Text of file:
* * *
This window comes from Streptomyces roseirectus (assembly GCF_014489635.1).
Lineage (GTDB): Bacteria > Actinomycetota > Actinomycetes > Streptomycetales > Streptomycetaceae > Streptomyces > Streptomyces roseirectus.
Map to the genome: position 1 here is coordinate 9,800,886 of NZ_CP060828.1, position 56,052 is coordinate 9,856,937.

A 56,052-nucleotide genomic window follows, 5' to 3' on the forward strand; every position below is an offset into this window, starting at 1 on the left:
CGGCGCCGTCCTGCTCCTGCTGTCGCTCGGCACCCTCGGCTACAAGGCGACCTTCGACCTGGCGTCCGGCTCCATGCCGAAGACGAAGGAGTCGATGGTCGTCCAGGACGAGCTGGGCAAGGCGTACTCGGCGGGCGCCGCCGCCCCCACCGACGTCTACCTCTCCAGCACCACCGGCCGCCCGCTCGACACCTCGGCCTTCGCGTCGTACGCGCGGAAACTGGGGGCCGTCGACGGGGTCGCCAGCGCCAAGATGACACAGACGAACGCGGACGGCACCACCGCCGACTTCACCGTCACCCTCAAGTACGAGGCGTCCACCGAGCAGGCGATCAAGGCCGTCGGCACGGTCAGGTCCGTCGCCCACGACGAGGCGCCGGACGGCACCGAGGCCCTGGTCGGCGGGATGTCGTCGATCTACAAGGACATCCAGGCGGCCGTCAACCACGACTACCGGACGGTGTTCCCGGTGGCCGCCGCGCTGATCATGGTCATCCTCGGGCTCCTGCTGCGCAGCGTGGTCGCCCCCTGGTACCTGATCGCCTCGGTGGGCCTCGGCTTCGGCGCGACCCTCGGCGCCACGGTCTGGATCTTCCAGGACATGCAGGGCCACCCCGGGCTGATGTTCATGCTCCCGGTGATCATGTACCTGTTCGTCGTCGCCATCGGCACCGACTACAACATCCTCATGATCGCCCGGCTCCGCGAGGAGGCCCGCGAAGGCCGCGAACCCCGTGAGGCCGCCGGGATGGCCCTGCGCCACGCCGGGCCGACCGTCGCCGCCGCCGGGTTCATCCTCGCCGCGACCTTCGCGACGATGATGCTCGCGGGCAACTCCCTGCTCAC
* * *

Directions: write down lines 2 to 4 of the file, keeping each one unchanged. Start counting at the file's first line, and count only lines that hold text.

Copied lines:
Lineage (GTDB): Bacteria > Actinomycetota > Actinomycetes > Streptomycetales > Streptomycetaceae > Streptomyces > Streptomyces roseirectus.
Map to the genome: position 1 here is coordinate 9,800,886 of NZ_CP060828.1, position 56,052 is coordinate 9,856,937.

A 56,052-nucleotide genomic window follows, 5' to 3' on the forward strand; every position below is an offset into this window, starting at 1 on the left: